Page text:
Intel may owe quite a bit of cash to a semiconductor company that hasn’t existed for 20 years. A Texas jury has asked Intel to pay $2.18 billion for infringing two patents owned by VLSI Technology, according to Bloomberg.
VLSI seemingly rose from the dead in 2019 specifically to sue. The last time it was a company was in 1999 when Philips purchased the semiconductor design firm for $1 billion, with its assets later traveling to Philips spinoff NXP (which you may know from its tap-to-pay NFC chips, among other things). NXP will reportedly get some of Intel’s money, too.
One of VLSI’s claims to fame was being part of the original project with Apple and Acorn to produce the first ARM processors — and the ARM company — responsible for the underpinnings of the chips that now appear in every smartphone, most tablets, and a growing number of laptops and servers.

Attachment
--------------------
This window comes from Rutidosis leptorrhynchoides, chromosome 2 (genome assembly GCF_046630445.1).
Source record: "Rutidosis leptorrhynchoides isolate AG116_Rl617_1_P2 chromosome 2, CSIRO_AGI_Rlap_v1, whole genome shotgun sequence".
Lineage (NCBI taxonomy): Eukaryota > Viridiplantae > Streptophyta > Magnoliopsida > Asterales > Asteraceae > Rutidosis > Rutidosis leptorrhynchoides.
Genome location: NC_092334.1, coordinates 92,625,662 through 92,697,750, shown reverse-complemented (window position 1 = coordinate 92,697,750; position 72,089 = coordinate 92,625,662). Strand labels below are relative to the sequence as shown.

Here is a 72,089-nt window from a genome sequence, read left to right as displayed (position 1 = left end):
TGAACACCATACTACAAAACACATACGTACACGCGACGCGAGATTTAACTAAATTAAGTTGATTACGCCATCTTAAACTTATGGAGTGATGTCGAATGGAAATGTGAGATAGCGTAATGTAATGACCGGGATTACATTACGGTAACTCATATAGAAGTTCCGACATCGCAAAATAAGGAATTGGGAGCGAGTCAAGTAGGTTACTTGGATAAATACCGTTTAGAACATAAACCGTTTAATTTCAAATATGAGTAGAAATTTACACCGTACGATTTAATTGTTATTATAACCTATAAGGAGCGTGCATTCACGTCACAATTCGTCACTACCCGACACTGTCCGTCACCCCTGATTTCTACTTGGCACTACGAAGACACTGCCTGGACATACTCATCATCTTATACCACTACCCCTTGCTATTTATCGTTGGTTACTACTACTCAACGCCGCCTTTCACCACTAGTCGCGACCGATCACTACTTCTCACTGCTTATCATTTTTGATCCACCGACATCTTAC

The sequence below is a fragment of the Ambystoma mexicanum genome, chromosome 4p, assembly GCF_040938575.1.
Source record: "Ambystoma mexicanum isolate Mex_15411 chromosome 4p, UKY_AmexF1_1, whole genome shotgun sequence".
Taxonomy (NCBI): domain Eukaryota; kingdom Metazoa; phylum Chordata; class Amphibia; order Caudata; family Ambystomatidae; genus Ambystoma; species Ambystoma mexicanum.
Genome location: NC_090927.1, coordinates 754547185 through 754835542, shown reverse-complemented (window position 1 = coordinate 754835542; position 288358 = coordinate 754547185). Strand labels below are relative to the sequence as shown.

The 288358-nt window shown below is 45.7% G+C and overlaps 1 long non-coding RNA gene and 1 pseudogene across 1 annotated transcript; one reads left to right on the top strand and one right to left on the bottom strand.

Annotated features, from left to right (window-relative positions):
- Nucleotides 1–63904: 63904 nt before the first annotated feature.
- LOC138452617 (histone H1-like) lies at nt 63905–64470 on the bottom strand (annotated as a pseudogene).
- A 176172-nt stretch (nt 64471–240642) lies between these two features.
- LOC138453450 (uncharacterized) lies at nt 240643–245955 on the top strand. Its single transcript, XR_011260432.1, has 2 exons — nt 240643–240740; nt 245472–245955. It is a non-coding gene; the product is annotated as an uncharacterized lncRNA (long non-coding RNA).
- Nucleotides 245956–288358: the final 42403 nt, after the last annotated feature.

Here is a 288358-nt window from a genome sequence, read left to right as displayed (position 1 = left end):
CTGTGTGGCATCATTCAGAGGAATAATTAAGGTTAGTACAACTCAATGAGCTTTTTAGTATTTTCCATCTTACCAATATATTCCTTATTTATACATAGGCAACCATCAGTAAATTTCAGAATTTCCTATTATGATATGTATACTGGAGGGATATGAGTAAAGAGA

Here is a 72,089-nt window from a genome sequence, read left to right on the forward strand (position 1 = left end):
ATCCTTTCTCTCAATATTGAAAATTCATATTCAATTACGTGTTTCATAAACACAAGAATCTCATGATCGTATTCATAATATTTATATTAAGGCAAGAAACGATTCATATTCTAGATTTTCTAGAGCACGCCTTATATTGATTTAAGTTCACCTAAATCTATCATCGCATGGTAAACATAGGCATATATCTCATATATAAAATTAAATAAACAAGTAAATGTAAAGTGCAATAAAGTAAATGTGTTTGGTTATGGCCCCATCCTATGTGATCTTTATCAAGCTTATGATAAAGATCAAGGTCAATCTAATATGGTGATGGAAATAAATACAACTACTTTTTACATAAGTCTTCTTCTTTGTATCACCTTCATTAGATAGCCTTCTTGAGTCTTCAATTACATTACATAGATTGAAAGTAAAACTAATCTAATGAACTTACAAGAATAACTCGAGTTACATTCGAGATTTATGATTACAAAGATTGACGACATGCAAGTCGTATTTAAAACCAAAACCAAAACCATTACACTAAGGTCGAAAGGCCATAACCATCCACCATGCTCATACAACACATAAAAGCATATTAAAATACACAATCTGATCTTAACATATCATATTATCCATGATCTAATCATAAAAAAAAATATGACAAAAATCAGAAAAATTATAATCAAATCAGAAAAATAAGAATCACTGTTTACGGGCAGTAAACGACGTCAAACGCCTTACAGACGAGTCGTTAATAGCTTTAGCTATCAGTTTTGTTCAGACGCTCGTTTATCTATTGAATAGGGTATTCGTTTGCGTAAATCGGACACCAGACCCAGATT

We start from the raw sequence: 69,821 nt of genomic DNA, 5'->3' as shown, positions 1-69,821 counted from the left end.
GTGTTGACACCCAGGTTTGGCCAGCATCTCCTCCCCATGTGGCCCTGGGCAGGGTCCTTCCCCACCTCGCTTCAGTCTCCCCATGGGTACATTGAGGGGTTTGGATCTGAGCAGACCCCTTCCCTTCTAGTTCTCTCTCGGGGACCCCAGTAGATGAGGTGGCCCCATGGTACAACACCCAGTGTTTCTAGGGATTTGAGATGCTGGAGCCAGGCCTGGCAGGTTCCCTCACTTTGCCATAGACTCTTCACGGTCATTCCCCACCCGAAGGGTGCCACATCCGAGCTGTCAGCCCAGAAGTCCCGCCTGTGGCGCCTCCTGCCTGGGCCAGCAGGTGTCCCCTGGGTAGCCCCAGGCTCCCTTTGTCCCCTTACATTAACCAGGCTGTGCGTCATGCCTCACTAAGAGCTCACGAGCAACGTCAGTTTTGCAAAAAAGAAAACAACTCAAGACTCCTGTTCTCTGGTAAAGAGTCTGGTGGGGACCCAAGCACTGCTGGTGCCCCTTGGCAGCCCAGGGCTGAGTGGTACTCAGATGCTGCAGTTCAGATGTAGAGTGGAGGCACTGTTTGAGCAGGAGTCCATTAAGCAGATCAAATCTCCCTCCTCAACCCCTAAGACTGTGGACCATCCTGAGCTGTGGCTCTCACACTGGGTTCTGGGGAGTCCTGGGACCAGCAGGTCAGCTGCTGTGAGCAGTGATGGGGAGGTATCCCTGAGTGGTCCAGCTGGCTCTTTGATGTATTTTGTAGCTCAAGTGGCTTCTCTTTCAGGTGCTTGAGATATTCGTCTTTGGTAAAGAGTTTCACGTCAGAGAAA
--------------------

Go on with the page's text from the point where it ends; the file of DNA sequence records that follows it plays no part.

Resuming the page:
Technically, the patents are newer than all of that VLSI history. They were originally issued to Freescale Semiconductor, and Sigmatel in 2009, 2010, and 2012, respectively, and the earliest of them was filed in 2005. But Bloomberg reports they were all assigned to the new VLSI in 2019, an LLC that’s attached to a Fortress Investment Group.
Calling out VLSI as a zombie brand was part of Intel’s argument, according to Bloomberg:
VLSI “took two patents off the shelf that hadn’t been used for 10 years and said, ‘We’d like $2 billion,”’ Lee told the jury. The “outrageous” demand by VLSI “would tax the true innovators.”
But that didn’t keep jurors from awarding roughly a tenth of Intel’s yearly profits — $2.18 billion — for infringing two of the three patents. (They’re about “managing clockspeed in an electronic device,” a “minimum memory operating voltage technique,” and “voltage-based memory size scaling,” in case you’re curious.)
Intel tells The Verge that it’s not done fighting yet: “Intel strongly disagrees with today’s jury verdict. We intend to appeal and are confident that we will prevail.”
Fortress and VLSI Technology have other lawsuits pending against Intel, too.